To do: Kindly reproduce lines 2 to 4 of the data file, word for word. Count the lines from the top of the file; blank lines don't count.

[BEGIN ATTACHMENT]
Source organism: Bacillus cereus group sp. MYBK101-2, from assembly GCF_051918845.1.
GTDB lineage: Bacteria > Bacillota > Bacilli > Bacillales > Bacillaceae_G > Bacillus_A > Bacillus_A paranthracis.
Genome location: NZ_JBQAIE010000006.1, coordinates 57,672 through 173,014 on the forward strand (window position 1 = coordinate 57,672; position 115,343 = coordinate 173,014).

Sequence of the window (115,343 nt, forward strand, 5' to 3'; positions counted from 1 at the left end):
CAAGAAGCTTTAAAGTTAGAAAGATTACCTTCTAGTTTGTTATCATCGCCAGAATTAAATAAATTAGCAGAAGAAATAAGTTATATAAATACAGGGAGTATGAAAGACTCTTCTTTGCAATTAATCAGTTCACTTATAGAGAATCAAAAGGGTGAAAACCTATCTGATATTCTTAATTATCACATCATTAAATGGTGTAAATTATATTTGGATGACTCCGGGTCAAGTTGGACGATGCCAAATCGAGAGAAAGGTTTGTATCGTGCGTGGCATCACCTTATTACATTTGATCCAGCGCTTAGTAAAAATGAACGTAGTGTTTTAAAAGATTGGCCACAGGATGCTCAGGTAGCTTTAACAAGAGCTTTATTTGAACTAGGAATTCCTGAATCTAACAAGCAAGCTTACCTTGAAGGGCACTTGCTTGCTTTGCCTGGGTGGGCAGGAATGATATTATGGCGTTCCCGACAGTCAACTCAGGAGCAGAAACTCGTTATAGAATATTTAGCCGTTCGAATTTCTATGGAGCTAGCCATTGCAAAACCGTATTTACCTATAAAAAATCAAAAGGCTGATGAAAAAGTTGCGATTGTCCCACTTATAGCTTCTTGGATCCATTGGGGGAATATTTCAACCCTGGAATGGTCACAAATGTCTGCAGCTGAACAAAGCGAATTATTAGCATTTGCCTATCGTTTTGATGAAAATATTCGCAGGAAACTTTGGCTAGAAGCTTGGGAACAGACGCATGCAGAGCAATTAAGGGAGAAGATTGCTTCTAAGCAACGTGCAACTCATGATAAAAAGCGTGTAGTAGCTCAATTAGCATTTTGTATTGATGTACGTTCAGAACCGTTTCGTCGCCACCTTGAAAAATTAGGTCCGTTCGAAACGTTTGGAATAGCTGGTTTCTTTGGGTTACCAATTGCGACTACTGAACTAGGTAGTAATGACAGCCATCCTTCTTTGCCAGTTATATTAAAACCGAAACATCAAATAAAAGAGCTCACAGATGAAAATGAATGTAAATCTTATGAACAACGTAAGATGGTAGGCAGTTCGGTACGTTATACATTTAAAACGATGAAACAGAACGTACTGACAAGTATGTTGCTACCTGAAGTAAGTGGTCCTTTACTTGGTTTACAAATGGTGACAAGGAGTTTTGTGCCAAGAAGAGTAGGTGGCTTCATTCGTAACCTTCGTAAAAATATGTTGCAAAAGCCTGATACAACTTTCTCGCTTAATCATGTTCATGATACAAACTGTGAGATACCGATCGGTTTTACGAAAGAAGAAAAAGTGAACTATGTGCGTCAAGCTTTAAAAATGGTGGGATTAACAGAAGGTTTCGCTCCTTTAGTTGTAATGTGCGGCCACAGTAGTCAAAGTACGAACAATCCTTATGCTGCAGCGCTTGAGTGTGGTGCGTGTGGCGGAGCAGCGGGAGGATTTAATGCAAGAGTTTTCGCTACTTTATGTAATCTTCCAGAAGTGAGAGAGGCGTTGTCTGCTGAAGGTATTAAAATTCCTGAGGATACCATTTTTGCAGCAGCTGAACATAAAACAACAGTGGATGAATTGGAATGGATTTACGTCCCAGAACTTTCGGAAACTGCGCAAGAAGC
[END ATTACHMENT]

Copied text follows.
GTDB lineage: Bacteria > Bacillota > Bacilli > Bacillales > Bacillaceae_G > Bacillus_A > Bacillus_A paranthracis.
Genome location: NZ_JBQAIE010000006.1, coordinates 57,672 through 173,014 on the forward strand (window position 1 = coordinate 57,672; position 115,343 = coordinate 173,014).

Sequence of the window (115,343 nt, forward strand, 5' to 3'; positions counted from 1 at the left end):